When people imagine history, they have these different images in the back of their minds. Images set there by paintings and movies they saw. People visualize medieval history as high castles, fair princesses, and knights in shiny armor.
When people check out Dubrovnik as a travel destionation they see a picture of Old Town, surrounded by high walls. They subconsciously connect it with castles. Well, it's much more than that.
This may be semantics, I know, but let's see why there is no castle in Dubrovnik.
What is a castle anyway?
According to Wikipedia...
Is Dubrovnik Old Town a castle?
If we compare the look of Dubrovnik to the definition set by historical scholars, then no, Dubrovnik is not a castle.
Dubrovnik was a city republic fortified with defensive walls. It may look small now, but back in the day at the height of its power, the city was quite big.
At the time, Dubrovnik was a republic with no king or queen. Dubrovnik's population did divide into nobility and common people. Unlike kingdoms, the nobility did not have too much power. There was no threat of rebellious peasants trying to overthrow them. They didn't need to hole themselves into castles; thus, they didn't build any.
There was no need to.
What they did build were forts and walls around the whole city. Within them, inside the old castle Dubrovnik interior were streets with trader and craftsman shops, commoners' houses, nobility palaces, and churches.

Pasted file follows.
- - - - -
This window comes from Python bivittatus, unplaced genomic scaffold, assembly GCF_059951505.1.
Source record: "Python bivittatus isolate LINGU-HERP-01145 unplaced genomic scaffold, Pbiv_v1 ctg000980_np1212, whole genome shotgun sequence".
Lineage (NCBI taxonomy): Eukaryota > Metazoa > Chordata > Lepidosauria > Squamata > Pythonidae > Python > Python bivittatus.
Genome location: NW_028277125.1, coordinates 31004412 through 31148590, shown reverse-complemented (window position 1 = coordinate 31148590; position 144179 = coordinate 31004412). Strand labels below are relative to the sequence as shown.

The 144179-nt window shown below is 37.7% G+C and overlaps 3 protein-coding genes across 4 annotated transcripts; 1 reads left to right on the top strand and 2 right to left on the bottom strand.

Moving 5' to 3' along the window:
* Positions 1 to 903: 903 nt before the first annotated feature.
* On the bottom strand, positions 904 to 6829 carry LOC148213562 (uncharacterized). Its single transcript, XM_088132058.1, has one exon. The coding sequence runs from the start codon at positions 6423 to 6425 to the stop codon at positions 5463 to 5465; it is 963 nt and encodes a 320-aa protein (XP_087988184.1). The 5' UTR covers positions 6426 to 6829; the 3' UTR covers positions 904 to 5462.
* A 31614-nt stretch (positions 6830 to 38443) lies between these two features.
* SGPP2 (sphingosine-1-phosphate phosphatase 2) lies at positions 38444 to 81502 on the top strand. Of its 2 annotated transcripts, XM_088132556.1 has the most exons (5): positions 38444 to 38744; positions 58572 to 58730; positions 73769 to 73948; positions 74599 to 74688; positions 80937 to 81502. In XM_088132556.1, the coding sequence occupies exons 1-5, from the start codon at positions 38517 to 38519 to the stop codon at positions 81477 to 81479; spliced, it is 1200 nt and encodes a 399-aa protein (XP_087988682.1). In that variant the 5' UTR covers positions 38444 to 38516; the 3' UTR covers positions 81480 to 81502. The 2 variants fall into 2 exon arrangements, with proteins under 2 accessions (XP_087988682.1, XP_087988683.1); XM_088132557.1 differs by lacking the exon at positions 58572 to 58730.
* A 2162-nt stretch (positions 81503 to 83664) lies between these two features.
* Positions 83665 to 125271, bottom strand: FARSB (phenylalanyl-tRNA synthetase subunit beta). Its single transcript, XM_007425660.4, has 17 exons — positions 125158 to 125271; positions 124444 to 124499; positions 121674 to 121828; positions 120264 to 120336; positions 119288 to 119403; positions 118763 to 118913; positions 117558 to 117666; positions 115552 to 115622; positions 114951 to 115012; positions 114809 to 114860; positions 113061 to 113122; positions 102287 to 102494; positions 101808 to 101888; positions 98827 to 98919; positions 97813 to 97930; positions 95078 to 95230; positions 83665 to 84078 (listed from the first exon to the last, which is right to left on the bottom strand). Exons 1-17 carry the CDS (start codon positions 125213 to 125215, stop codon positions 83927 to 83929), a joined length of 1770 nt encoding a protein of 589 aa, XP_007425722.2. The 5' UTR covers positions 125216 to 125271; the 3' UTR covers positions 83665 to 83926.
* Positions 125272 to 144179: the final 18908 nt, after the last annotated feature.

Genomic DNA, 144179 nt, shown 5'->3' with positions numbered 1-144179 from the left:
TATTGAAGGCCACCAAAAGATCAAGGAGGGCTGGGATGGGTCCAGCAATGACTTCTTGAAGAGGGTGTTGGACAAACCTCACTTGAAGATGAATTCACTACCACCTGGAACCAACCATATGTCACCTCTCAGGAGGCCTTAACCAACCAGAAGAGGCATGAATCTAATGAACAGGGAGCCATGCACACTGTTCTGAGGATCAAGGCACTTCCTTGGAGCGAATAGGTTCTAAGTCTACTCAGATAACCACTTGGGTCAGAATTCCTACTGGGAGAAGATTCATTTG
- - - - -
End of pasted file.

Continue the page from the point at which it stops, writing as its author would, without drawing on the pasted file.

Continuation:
Baroque is the style of architecture that is prevalent inside the city walls. The reason is the catastrophic earthquake that struck in 1667. Many Gothic and Renaissance works of art and architecture were destroyed.
The great thing about Dubrovnik Old Town is how well preserved this 'castle' stayed throughout history. Seeing the buildings as they were at that time is the main reason people travel to Dubrovnik today.
Dubrovnik castle walls
Ragusa, as Dubrovnik was known, was ruled by elected Rectors and did not erect statues or palaces to kings, queens, or princes.
Instead, over 450 years, they built miles of fortifications and a prosperous city-state within them.
They were built around the Old Town of Dubrovnik to protect the city from enemy armies, pirates, trade competitors, and other undesirable visitors. The walls encircle it from land and sea, almost 2 kilometers in length.
Walls were built over a long period - from the 12th to 17th century. The city had palisades even before the ones we see today, so some parts of the Dubrovnik Walls are almost 900 years old.
As the siege equipment evolved, so did the architecture of defensive walls. Over time city officials ordered the addition of towers, large and small bastions, angular fortifications, casemates, forts, and a moat to the walls.
Five forts were crucial for the defense. Three fortresses were within walls: Minčeta, Bokar, and St. John. In addition, two were detached forts; Revelin and Lovrijenac.
The city walls are the main attraction that over a million people visit each year. It's pretty much THE thing to do when visiting the city. Unmissable.
When you are already up there, walking the walls, consider learning a bit about these fabulous remnants of history. The story of how the tiny Dubrovnik managed to survive over many centuries, surrounded by huge empires, is fascinating.